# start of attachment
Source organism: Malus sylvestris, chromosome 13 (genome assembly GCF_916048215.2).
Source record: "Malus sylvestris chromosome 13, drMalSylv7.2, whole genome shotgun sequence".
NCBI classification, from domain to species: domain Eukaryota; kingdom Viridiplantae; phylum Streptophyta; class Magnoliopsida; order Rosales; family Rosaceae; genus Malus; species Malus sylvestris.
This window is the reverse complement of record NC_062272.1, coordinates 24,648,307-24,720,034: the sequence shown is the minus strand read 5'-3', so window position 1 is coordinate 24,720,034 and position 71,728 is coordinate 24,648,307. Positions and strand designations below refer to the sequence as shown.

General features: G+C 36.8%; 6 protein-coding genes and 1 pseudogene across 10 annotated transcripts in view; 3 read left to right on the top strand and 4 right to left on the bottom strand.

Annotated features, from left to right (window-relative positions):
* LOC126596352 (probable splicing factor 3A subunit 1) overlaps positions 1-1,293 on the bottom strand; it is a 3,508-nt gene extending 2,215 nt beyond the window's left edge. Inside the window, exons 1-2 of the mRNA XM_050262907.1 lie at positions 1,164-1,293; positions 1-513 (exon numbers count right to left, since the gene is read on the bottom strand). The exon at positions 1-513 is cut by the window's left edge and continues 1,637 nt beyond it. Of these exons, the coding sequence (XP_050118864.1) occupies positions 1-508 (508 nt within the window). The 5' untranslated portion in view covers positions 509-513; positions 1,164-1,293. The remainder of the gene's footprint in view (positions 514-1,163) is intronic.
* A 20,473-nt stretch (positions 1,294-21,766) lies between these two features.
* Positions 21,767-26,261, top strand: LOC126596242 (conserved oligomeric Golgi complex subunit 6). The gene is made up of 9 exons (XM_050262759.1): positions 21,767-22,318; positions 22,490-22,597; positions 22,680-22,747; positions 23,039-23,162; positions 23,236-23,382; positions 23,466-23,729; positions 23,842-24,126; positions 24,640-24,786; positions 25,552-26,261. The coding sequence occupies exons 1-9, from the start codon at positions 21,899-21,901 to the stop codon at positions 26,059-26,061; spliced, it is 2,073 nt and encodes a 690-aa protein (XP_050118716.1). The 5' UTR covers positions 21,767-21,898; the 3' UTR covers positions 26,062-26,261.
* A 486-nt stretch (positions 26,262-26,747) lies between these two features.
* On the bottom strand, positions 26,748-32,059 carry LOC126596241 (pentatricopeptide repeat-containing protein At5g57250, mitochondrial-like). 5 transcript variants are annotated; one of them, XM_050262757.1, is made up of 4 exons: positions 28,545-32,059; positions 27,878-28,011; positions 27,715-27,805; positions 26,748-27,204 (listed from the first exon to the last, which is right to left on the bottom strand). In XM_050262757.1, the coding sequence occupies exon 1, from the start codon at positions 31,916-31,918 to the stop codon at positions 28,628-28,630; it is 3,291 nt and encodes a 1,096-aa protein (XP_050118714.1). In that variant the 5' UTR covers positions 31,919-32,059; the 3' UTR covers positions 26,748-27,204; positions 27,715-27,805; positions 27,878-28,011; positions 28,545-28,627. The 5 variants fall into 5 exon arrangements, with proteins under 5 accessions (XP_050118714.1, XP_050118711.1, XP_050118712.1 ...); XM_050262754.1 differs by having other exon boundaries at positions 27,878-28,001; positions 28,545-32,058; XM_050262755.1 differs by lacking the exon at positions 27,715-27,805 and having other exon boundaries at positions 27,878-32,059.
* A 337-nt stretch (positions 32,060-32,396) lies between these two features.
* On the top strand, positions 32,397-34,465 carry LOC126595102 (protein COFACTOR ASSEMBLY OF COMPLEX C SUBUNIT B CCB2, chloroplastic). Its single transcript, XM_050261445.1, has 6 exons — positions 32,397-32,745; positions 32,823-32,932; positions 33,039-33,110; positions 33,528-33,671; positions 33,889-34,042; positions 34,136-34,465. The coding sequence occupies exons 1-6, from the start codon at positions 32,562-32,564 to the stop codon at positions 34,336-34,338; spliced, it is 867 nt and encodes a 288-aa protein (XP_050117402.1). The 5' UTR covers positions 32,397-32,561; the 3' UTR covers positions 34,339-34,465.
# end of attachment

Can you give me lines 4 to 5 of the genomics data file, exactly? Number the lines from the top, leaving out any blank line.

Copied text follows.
This window is the reverse complement of record NC_062272.1, coordinates 24,648,307-24,720,034: the sequence shown is the minus strand read 5'-3', so window position 1 is coordinate 24,720,034 and position 71,728 is coordinate 24,648,307. Positions and strand designations below refer to the sequence as shown.

General features: G+C 36.8%; 6 protein-coding genes and 1 pseudogene across 10 annotated transcripts in view; 3 read left to right on the top strand and 4 right to left on the bottom strand.